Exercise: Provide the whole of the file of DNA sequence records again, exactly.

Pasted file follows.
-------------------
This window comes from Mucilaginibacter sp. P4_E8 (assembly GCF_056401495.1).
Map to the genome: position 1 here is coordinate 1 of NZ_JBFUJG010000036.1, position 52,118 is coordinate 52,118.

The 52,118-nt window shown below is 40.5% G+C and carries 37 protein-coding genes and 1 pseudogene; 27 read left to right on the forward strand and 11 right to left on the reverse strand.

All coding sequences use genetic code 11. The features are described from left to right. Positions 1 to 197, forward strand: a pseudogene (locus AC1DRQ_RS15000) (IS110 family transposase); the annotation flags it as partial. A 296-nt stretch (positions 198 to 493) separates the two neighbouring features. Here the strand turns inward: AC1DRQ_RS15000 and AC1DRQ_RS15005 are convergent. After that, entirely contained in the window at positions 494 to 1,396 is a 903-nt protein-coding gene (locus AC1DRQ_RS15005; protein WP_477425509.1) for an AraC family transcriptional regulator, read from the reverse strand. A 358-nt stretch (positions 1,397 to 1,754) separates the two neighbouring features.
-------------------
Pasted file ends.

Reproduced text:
This window comes from Mucilaginibacter sp. P4_E8 (assembly GCF_056401495.1).
Map to the genome: position 1 here is coordinate 1 of NZ_JBFUJG010000036.1, position 52,118 is coordinate 52,118.

The 52,118-nt window shown below is 40.5% G+C and carries 37 protein-coding genes and 1 pseudogene; 27 read left to right on the forward strand and 11 right to left on the reverse strand.

All coding sequences use genetic code 11. The features are described from left to right. Positions 1 to 197, forward strand: a pseudogene (locus AC1DRQ_RS15000) (IS110 family transposase); the annotation flags it as partial. A 296-nt stretch (positions 198 to 493) separates the two neighbouring features. Here the strand turns inward: AC1DRQ_RS15000 and AC1DRQ_RS15005 are convergent. After that, entirely contained in the window at positions 494 to 1,396 is a 903-nt protein-coding gene (locus AC1DRQ_RS15005; protein WP_477425509.1) for an AraC family transcriptional regulator, read from the reverse strand. A 358-nt stretch (positions 1,397 to 1,754) separates the two neighbouring features.